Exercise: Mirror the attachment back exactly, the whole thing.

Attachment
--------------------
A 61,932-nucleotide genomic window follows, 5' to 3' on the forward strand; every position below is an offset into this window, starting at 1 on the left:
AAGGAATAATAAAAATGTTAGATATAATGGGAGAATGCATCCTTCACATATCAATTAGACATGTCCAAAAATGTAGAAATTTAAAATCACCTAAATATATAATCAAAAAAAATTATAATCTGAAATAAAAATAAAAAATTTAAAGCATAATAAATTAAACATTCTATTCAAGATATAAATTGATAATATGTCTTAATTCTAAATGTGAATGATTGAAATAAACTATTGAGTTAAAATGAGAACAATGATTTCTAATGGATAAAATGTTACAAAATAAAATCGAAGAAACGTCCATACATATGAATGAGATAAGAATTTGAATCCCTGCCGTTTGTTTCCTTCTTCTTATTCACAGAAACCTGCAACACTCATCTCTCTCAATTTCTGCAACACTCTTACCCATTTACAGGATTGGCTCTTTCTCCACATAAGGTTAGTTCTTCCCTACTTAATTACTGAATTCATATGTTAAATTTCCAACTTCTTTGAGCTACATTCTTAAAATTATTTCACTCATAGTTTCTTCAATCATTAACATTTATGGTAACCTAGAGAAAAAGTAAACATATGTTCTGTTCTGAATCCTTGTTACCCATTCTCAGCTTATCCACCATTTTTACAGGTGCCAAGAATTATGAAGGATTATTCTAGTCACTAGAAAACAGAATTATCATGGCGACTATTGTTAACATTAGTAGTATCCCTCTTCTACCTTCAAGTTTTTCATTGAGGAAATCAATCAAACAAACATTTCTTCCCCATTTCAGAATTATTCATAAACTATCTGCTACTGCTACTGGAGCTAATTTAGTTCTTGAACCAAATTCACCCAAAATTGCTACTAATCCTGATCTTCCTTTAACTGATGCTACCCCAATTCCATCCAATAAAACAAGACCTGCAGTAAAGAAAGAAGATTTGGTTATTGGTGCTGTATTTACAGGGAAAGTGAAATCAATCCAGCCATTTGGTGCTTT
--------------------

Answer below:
A 61,932-nucleotide genomic window follows, 5' to 3' on the forward strand; every position below is an offset into this window, starting at 1 on the left:
AAGGAATAATAAAAATGTTAGATATAATGGGAGAATGCATCCTTCACATATCAATTAGACATGTCCAAAAATGTAGAAATTTAAAATCACCTAAATATATAATCAAAAAAAATTATAATCTGAAATAAAAATAAAAAATTTAAAGCATAATAAATTAAACATTCTATTCAAGATATAAATTGATAATATGTCTTAATTCTAAATGTGAATGATTGAAATAAACTATTGAGTTAAAATGAGAACAATGATTTCTAATGGATAAAATGTTACAAAATAAAATCGAAGAAACGTCCATACATATGAATGAGATAAGAATTTGAATCCCTGCCGTTTGTTTCCTTCTTCTTATTCACAGAAACCTGCAACACTCATCTCTCTCAATTTCTGCAACACTCTTACCCATTTACAGGATTGGCTCTTTCTCCACATAAGGTTAGTTCTTCCCTACTTAATTACTGAATTCATATGTTAAATTTCCAACTTCTTTGAGCTACATTCTTAAAATTATTTCACTCATAGTTTCTTCAATCATTAACATTTATGGTAACCTAGAGAAAAAGTAAACATATGTTCTGTTCTGAATCCTTGTTACCCATTCTCAGCTTATCCACCATTTTTACAGGTGCCAAGAATTATGAAGGATTATTCTAGTCACTAGAAAACAGAATTATCATGGCGACTATTGTTAACATTAGTAGTATCCCTCTTCTACCTTCAAGTTTTTCATTGAGGAAATCAATCAAACAAACATTTCTTCCCCATTTCAGAATTATTCATAAACTATCTGCTACTGCTACTGGAGCTAATTTAGTTCTTGAACCAAATTCACCCAAAATTGCTACTAATCCTGATCTTCCTTTAACTGATGCTACCCCAATTCCATCCAATAAAACAAGACCTGCAGTAAAGAAAGAAGATTTGGTTATTGGTGCTGTATTTACAGGGAAAGTGAAATCAATCCAGCCATTTGGTGCTTT